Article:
as both a mixing chamber and distribution valve and allows the fast injection of highly
reactive systems. This results in a good distribution of the PU mix with the shortest
possible flow length. The advantages claimed are:

finer cell size with lower conductivity factors,


improved density distribution,
shorter demould times,
lower cabinet fill weights, and
reduced maintenance of process equipment.

It can be expected that development will continue so as to satisfy customer and legislative
requirements, and it will be some time before formulations focus on one or a few systems
recognised as economically and environmentally optimal.

References

1. R. Brooks, Urethanes Technology, 1999, 16, 1, 34.


2. G.W. Ball, Cellular Polymers, 1997, 16, 2, 110.
3. L. Bertucelli, M. Vreys, F. Pignagnoli, A. Ottens and P. Keller, Proceedings of Utech
Asia 99, Singapore, Building and Construction Paper 6.
4. L. Zipfel, P. Dournal and W. Kruecke, Proceedings of Utech Asia 99, Singapore,
Building and Construction Paper 7.
5. G. Burkhart and M. Klincke, Proceedings of Utech Asia 97, Singapore, Paper 27.
6. W. Albrecht and H. Zehender, Cellular Polymers, 1997, 16, 1, 35.
7. C. Galbraith, Materials Technology, 2000, 15, 1, 103.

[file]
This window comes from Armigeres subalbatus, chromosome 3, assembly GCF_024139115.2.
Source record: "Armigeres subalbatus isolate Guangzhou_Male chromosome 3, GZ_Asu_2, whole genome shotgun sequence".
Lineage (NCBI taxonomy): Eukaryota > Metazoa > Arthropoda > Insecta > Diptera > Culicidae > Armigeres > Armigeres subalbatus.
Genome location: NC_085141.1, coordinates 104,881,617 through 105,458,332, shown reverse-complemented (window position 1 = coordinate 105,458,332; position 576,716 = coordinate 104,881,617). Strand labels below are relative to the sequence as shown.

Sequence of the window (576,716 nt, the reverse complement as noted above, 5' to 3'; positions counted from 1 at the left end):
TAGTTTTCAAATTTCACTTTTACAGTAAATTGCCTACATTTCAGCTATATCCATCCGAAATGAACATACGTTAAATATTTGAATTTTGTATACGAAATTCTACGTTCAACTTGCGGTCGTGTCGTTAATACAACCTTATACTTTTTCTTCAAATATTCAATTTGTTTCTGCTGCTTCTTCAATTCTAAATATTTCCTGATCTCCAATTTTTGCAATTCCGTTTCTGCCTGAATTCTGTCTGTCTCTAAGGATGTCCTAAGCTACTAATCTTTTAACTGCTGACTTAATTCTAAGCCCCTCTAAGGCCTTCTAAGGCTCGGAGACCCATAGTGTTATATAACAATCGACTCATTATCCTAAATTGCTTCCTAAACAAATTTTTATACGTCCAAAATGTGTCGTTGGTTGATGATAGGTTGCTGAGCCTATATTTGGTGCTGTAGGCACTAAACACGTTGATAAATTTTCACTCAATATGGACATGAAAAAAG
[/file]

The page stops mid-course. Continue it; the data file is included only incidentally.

8. R. Kaufung, Proceedings of Polyurethanes World Congress 97, Amsterdam, The
Netherlands, 1997, 2.
9. E. Weigand, Insulation Journal, 1999, March/April, 11.
10. Report #928 Plastics in Construction to 2001, Freedonia Group Inc., 1998.
11. Bayer AG, Urethanes Technology, 1997, 14, 4, 42.

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Polymer FoamsTrends in Use and Technology

6 POLYOLEFIN FOAM

6.1 Introduction

Polyolefin foams are a relatively recent development in comparison with other foams such
as polyurethane and polystyrene. The main processes were introduced in the 1960s, with
significant commercial production beginning in the 1970s. Several processes are currently
operated: extrusion, moulding, bead and autoclave. The foams may be crosslinked or
non-crosslinked. Polymers foamed include polyethylene, polypropylene and copolymers
such as ethylene vinyl acetate (EVA). Properties, as with all foams, depend on the
properties of the starting material and the degree of foam expansion, and are modified by